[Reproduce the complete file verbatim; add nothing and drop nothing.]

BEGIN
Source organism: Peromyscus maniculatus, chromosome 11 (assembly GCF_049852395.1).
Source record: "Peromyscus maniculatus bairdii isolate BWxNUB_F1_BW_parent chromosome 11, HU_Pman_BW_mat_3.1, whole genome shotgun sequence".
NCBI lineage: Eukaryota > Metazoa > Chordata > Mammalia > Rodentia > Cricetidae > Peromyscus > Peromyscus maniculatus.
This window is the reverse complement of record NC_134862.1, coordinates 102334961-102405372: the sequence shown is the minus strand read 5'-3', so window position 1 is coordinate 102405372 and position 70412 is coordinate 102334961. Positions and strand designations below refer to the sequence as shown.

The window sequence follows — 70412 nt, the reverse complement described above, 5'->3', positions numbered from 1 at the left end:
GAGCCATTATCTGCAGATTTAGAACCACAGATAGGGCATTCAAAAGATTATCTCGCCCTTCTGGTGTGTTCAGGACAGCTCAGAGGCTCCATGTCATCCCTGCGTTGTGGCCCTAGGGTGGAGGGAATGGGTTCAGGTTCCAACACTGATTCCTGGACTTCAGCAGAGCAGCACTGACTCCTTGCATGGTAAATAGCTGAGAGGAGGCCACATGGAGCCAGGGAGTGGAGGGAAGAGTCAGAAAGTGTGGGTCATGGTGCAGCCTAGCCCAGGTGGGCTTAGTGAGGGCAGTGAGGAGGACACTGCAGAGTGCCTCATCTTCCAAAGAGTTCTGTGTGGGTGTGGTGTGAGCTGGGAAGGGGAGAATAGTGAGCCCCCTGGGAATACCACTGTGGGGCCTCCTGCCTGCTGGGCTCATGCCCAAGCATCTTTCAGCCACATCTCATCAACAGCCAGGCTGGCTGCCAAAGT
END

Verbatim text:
Source organism: Peromyscus maniculatus, chromosome 11 (assembly GCF_049852395.1).
Source record: "Peromyscus maniculatus bairdii isolate BWxNUB_F1_BW_parent chromosome 11, HU_Pman_BW_mat_3.1, whole genome shotgun sequence".
NCBI lineage: Eukaryota > Metazoa > Chordata > Mammalia > Rodentia > Cricetidae > Peromyscus > Peromyscus maniculatus.
This window is the reverse complement of record NC_134862.1, coordinates 102334961-102405372: the sequence shown is the minus strand read 5'-3', so window position 1 is coordinate 102405372 and position 70412 is coordinate 102334961. Positions and strand designations below refer to the sequence as shown.

The window sequence follows — 70412 nt, the reverse complement described above, 5'->3', positions numbered from 1 at the left end:
GAGCCATTATCTGCAGATTTAGAACCACAGATAGGGCATTCAAAAGATTATCTCGCCCTTCTGGTGTGTTCAGGACAGCTCAGAGGCTCCATGTCATCCCTGCGTTGTGGCCCTAGGGTGGAGGGAATGGGTTCAGGTTCCAACACTGATTCCTGGACTTCAGCAGAGCAGCACTGACTCCTTGCATGGTAAATAGCTGAGAGGAGGCCACATGGAGCCAGGGAGTGGAGGGAAGAGTCAGAAAGTGTGGGTCATGGTGCAGCCTAGCCCAGGTGGGCTTAGTGAGGGCAGTGAGGAGGACACTGCAGAGTGCCTCATCTTCCAAAGAGTTCTGTGTGGGTGTGGTGTGAGCTGGGAAGGGGAGAATAGTGAGCCCCCTGGGAATACCACTGTGGGGCCTCCTGCCTGCTGGGCTCATGCCCAAGCATCTTTCAGCCACATCTCATCAACAGCCAGGCTGGCTGCCAAAGT